On October 15, 1951, under the direction of Djerassi and Rosenkranz, Miramontes worked out the final step in the process to create a synthetic progestin (a progesterone-like hormone). The synthetic progestin was called 19-nor-17α- ethinyl testosterone – or “norethindrone” for short (Figure 2). The expected application of norethindrone was contraception to replace natural progesterone. Experiments with laboratory animals and then humans showed norethindrone to be eight times more potent than natural progesterone, and that was not the only advantage. Unlike natural progesterone, which had to be injected, norethindrone retained its potency when taken orally. This meant that hormonal contraception could be made much more convenient and attractive to women.
For that to happen, of course, norethindrone would have to be approved by government health agencies around the globe, but that would happen in time. Soon, norethindrone became a prime component of the first oral contraceptive pills, and even today it is used in many contraceptive formulations. Synthesis of norethindrone depended heavily on the segments of the chemical process that Miramontes conducted. Consequently, the thesis project earned the student his undergraduate degree, and five years later something else: a US patent. On May 1, 1956, Miramontes was named along with the two senior chemists on US patent 2,744,122 for “oral contraceptives.”
A chemical renaissance man working for the environment
Despite being wrapped up with refining the norethindrone synthesis technique and writing numerous scientific papers about it in the early 1950s, Miramontes did not allow the decade to go by without completing graduate studies at UNAM. He completed his doctoral research primarily in 1954-1956, although he had begun it in 1948, overlapping with the end of his undergraduate studies. Given his work at Syntex, he was a graduate student with an unusual amount of experience in synthetic chemistry, and after obtaining his doctorate he was appointed to the faculty. Around this time, he joined other researchers to found UNAM’s Institute of Chemistry.
He also continued to work in industry and involved himself in a diversity of chemical topics, from pharmaceuticals to organic chemistry, chemistry of the atmosphere, and petrochemistry. Research in the latter field eventually led him to become Deputy Director of Research of the Mexican Institute of Petroleum. Additionally, his research in petroleum chemistry and atmospheric chemistry started to dovetail in the early 1970s in connection with automobile technology. This was an era when Americans were changing how they thought about cars.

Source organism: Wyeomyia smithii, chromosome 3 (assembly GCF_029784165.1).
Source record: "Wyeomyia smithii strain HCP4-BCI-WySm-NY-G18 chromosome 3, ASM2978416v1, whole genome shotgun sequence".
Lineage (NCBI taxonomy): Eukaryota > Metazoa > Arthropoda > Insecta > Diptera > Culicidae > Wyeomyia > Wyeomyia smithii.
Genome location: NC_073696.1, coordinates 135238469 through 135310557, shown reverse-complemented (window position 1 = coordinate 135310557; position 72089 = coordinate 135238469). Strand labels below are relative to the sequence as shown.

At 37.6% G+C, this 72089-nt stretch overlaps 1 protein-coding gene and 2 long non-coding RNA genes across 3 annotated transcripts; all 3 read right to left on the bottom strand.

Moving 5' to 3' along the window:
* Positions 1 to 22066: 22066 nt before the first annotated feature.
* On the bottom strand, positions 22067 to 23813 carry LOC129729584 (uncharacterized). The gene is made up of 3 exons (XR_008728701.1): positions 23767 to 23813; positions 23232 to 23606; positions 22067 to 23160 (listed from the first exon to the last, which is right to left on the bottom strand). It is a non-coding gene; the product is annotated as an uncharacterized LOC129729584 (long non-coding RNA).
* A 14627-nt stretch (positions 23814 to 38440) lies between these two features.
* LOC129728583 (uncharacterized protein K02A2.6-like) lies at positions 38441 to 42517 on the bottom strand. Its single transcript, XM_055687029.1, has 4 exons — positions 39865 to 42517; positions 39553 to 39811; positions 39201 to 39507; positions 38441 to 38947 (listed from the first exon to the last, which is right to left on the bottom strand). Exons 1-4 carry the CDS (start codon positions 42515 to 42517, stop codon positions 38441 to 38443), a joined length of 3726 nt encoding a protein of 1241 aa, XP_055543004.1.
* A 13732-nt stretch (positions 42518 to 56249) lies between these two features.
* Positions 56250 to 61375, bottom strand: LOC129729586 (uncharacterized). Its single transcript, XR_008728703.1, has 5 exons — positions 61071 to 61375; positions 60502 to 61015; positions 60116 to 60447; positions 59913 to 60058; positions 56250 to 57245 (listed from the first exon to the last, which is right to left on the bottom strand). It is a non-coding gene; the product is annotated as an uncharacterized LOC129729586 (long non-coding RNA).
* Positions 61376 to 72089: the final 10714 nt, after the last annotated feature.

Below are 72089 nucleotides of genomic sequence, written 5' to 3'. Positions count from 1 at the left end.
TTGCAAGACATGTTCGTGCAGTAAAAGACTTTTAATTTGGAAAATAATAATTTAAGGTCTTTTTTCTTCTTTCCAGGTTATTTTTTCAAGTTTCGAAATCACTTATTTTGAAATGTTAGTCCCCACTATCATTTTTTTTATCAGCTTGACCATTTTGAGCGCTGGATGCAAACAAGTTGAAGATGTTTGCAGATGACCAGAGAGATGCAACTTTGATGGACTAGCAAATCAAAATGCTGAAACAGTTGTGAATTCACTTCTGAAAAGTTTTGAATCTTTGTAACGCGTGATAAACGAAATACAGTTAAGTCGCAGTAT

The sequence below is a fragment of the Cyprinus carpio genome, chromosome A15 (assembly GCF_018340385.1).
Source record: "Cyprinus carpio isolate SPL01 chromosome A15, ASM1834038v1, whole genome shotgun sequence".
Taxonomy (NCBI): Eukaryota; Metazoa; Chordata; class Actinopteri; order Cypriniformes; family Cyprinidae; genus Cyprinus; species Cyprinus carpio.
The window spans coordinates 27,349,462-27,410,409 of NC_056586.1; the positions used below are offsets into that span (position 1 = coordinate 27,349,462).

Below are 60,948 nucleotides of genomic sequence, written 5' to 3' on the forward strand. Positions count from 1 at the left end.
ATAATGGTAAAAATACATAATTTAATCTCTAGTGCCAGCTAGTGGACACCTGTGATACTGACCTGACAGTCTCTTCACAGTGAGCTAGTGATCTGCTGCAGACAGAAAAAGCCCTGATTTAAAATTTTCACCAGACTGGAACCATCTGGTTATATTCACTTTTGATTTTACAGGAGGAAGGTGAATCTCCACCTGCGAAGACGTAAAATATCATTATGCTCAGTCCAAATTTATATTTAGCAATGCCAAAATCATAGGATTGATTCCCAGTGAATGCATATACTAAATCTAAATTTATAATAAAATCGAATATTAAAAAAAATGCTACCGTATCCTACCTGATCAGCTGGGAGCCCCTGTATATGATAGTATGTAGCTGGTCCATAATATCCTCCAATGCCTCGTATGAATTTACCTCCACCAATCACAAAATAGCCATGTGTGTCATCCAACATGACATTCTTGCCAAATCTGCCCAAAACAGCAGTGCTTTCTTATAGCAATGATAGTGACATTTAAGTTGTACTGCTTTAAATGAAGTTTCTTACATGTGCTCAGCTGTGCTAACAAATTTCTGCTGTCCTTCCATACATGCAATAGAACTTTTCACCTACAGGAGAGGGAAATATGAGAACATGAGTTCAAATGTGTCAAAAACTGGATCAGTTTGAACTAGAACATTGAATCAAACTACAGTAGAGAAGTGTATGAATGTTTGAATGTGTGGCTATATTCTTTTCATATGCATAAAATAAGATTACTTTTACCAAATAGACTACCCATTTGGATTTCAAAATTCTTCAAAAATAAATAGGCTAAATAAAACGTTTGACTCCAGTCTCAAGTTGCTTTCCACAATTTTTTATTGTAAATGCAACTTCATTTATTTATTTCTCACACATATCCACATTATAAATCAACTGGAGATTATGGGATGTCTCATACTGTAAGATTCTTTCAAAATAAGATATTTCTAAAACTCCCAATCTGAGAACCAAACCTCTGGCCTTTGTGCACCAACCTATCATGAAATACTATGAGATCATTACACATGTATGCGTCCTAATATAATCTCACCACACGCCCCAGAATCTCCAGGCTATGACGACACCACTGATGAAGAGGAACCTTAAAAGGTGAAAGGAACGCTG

For most of the 20th century, the science revolving around engines and gasoline was completely focused on bolstering performance, giving consumers more power and speed. With only a few exceptions, people were not concerned about what this was doing to the air. In 1965, however, Clair Patterson, a Cal Tech geochemist famous for using lead in special crystals from a meteorite to determine the precise age of the Earth, published a bombshell: Lead from gasoline was accumulating in the environment rapidly at extremely dangerous levels. The source of gasoline lead was a chemical called tetraethyl lead that was added to the fuel as an “anti-knock” agent. For the first time, chemists and engineers working in, and in connection with, the auto industry were thinking about how to improve efficiency and remove toxins from car exhaust.
Given his involvement in both petrochemistry and atmospheric research, Miramontes naturally gravitated to the realm of car exhaust engineering. Prohibitions against leaded gasoline would not come to fruition until the 1980s, but in the years following Patterson’s discovery, chemists like Miramontes were thinking of how they might make leaded gasoline safer by removing lead and other toxins in car exhaust systems (see Figure 3 for information on the relationship between lead levels in gasoline and in humans). Lists of patents in the early 1970s show that researchers were approaching the problem from both mechanical and chemical perspectives. Miramontes’ perspective, of course, was chemistry, so he developed a chemical process for converting the exhaust gases into harmless products. For this, he filed a patent in 1972 (published 1974).